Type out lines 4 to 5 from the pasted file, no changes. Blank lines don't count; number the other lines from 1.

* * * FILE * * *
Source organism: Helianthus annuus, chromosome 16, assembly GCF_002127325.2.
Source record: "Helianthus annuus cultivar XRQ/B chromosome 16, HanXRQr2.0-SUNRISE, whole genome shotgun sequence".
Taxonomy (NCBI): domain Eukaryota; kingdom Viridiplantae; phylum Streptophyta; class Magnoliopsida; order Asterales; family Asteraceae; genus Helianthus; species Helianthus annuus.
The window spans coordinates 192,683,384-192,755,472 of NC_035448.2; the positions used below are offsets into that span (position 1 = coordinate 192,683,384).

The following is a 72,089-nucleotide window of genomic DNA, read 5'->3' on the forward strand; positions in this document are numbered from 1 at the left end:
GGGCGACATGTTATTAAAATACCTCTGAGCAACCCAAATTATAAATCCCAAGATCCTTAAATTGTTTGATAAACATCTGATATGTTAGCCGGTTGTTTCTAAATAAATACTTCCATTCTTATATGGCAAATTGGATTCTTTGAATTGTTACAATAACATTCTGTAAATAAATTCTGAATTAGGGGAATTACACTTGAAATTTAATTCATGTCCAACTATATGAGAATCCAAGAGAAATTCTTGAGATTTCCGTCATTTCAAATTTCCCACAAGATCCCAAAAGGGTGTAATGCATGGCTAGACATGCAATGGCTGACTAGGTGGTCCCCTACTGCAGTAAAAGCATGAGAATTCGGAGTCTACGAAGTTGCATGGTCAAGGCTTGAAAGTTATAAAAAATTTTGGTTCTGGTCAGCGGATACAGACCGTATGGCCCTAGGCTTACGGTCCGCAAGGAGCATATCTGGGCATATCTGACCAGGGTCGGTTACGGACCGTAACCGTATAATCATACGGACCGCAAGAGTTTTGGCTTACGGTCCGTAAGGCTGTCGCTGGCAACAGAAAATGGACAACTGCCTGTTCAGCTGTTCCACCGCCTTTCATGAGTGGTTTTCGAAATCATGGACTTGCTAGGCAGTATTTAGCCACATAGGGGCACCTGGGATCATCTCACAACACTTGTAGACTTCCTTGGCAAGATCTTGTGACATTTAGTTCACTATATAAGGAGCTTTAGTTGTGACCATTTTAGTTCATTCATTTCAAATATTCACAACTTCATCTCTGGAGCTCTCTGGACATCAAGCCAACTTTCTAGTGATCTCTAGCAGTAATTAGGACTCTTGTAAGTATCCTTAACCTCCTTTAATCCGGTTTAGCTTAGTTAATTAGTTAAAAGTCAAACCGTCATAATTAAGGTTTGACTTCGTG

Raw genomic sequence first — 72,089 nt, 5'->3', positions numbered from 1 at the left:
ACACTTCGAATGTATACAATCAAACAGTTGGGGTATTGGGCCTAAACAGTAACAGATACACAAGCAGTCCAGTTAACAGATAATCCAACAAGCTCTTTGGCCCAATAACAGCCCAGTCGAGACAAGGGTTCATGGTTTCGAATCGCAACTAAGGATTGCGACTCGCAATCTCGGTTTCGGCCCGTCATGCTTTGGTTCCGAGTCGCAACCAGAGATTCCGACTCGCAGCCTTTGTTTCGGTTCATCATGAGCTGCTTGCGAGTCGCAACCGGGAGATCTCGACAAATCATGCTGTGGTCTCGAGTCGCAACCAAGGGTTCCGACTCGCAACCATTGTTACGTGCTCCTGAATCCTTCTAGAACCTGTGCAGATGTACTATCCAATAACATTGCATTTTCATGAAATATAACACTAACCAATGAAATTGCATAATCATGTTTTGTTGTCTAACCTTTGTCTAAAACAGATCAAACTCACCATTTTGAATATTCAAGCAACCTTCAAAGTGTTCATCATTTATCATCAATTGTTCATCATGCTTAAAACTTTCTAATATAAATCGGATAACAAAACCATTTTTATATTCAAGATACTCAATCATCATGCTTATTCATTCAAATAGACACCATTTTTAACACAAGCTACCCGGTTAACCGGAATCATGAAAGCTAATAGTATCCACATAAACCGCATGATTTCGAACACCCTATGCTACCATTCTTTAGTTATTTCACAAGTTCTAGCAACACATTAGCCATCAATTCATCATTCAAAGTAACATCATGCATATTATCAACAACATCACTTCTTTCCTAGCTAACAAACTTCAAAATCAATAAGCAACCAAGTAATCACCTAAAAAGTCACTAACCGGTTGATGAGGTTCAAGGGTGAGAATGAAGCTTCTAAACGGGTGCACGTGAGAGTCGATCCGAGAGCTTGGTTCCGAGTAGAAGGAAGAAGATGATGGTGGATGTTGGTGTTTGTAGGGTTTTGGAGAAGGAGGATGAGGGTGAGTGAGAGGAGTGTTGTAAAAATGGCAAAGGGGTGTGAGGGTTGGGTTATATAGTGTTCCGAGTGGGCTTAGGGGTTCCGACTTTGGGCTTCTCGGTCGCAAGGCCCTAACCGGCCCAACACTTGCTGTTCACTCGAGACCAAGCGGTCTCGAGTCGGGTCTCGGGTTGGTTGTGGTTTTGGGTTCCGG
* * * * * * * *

The window spans coordinates 192,683,384-192,755,472 of NC_035448.2; the positions used below are offsets into that span (position 1 = coordinate 192,683,384).

The following is a 72,089-nucleotide window of genomic DNA, read 5'->3' on the forward strand; positions in this document are numbered from 1 at the left end: